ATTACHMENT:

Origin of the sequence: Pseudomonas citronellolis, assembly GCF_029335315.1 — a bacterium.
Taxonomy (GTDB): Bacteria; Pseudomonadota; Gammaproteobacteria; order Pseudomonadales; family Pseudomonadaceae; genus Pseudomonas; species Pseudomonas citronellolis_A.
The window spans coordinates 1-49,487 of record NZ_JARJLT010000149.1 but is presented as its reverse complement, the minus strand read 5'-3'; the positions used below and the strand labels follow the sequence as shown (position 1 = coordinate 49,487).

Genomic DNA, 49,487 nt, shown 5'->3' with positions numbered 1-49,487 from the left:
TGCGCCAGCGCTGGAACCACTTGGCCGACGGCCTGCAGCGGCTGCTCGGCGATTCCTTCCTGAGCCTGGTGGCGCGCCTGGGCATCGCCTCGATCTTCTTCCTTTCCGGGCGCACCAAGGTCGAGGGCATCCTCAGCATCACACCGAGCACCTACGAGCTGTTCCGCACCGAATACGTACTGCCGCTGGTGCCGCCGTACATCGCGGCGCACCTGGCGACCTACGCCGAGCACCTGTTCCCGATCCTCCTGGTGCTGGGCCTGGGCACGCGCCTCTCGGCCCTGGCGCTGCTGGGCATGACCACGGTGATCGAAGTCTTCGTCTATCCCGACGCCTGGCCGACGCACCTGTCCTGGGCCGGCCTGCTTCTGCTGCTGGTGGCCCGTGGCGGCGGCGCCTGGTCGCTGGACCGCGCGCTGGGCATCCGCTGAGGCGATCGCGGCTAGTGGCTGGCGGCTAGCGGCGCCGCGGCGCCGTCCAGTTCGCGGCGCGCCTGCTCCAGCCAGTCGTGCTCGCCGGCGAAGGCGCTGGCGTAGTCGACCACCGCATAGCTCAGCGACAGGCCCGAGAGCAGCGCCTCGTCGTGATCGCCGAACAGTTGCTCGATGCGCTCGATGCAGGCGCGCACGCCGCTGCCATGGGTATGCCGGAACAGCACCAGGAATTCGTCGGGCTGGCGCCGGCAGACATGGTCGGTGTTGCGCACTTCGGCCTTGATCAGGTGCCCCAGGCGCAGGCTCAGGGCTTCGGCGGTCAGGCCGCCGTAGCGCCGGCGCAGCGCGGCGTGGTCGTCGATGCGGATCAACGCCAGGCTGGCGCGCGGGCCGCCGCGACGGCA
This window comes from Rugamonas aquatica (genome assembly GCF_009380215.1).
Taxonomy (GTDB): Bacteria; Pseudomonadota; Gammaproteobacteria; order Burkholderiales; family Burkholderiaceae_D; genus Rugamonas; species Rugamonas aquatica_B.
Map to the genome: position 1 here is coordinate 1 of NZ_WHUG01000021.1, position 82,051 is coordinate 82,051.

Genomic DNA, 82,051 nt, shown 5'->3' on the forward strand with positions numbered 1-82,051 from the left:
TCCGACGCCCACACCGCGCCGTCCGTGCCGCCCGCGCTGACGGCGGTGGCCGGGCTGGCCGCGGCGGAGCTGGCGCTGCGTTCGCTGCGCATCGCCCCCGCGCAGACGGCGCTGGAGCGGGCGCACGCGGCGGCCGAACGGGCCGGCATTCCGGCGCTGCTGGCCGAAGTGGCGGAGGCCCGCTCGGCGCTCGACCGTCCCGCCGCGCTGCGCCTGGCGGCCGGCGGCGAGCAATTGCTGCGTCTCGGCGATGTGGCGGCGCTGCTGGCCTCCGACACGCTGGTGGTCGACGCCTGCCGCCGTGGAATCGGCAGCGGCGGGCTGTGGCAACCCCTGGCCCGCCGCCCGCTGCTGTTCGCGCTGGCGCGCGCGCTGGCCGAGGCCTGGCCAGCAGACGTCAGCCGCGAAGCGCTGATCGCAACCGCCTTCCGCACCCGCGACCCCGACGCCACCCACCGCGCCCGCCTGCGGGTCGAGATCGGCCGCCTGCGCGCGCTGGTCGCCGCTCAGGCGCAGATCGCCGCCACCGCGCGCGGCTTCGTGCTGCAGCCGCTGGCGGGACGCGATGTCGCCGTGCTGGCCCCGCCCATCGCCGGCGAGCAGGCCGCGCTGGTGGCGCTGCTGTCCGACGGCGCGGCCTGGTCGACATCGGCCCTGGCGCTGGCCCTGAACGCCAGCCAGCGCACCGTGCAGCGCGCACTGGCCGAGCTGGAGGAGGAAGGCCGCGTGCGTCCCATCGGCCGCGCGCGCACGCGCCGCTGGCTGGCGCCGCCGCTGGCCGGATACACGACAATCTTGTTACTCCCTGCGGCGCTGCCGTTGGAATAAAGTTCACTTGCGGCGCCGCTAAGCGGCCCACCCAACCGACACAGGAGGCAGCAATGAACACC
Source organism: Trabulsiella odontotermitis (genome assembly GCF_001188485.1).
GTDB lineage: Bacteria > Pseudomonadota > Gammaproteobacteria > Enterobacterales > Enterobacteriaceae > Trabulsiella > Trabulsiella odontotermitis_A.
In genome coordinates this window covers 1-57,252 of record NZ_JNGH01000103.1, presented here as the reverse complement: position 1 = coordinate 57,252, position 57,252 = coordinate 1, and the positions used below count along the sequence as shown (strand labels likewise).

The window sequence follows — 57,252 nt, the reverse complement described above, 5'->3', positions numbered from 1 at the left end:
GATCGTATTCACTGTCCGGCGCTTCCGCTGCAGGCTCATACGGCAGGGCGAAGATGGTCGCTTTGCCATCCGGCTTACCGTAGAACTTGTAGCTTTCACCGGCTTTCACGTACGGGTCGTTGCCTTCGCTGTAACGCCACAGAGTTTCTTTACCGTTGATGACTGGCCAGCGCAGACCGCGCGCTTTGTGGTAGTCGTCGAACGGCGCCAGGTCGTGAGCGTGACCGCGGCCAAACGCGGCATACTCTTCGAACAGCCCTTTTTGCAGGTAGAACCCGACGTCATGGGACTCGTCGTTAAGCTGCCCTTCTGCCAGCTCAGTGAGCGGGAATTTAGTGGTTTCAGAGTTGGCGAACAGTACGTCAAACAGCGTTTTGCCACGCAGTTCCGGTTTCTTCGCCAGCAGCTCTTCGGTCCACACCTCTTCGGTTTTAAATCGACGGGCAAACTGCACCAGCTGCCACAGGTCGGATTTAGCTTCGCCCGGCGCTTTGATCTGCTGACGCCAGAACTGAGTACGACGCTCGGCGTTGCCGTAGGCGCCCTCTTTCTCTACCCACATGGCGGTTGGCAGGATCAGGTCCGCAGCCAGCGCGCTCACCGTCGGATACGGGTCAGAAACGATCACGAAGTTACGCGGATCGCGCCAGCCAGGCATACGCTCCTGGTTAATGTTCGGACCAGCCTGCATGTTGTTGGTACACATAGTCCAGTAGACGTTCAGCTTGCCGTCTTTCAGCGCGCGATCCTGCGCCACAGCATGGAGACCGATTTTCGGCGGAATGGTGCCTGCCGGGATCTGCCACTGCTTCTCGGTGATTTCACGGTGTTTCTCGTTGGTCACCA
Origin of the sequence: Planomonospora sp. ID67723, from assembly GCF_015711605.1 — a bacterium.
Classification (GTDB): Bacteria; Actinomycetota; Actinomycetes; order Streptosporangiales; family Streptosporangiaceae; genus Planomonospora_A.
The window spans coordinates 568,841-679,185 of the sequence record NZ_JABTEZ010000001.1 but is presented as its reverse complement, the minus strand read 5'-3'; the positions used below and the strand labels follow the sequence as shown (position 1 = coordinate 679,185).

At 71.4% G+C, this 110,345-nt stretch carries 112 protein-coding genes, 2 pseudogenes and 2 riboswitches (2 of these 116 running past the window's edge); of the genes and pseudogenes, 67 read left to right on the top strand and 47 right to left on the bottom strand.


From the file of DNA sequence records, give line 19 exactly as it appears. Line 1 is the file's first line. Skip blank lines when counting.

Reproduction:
At 71.4% G+C, this 110,345-nt stretch carries 112 protein-coding genes, 2 pseudogenes and 2 riboswitches (2 of these 116 running past the window's edge); of the genes and pseudogenes, 67 read left to right on the top strand and 47 right to left on the bottom strand.